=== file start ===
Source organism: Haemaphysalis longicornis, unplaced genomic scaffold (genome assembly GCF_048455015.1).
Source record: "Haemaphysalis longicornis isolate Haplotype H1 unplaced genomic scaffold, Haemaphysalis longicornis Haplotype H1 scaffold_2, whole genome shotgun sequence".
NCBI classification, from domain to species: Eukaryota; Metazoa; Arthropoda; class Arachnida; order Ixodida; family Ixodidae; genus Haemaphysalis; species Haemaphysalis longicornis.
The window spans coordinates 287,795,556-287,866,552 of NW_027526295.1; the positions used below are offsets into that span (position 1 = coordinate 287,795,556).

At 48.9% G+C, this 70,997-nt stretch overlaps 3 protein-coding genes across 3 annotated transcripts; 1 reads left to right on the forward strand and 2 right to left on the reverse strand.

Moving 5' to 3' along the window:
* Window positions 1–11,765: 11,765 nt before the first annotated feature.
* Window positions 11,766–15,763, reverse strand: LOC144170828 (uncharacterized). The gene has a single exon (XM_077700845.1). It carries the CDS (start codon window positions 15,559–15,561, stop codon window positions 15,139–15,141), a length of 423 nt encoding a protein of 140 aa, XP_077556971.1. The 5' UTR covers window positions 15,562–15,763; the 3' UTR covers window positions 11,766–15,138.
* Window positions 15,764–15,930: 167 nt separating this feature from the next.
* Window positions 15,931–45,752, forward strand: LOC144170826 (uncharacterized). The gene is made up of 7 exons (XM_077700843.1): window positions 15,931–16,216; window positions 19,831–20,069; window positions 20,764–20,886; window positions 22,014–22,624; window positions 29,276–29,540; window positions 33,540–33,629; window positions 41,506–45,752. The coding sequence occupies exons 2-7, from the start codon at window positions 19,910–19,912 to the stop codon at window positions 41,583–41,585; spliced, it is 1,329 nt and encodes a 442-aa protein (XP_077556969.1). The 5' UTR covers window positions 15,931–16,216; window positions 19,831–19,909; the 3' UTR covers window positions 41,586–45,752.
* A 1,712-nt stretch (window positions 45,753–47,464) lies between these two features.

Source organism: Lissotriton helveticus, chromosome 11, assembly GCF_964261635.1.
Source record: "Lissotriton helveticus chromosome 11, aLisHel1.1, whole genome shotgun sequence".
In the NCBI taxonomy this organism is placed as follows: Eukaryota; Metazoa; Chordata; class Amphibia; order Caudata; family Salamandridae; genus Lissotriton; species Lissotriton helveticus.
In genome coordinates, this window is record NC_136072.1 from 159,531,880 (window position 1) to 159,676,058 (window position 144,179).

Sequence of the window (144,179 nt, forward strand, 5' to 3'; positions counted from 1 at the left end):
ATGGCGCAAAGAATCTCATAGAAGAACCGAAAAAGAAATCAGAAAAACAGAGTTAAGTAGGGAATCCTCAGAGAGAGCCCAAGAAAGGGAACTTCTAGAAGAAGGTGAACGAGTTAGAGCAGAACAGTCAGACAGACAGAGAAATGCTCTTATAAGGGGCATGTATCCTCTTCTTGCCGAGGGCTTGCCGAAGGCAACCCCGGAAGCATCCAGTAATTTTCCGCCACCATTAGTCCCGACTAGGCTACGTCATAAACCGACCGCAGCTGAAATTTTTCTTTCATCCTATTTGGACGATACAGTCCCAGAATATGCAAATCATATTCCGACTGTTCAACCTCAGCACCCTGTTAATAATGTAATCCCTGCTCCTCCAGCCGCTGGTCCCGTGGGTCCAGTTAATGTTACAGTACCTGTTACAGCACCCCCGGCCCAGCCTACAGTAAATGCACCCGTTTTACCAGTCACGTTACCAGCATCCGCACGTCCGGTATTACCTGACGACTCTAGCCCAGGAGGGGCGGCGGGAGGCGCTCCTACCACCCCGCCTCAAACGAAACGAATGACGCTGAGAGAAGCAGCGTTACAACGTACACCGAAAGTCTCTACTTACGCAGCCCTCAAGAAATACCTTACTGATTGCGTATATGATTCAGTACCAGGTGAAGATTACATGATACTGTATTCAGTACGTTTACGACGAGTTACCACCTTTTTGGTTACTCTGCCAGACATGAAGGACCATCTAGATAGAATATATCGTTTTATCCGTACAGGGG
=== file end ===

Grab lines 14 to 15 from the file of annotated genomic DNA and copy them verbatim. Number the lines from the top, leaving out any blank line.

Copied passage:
In the NCBI taxonomy this organism is placed as follows: Eukaryota; Metazoa; Chordata; class Amphibia; order Caudata; family Salamandridae; genus Lissotriton; species Lissotriton helveticus.
In genome coordinates, this window is record NC_136072.1 from 159,531,880 (window position 1) to 159,676,058 (window position 144,179).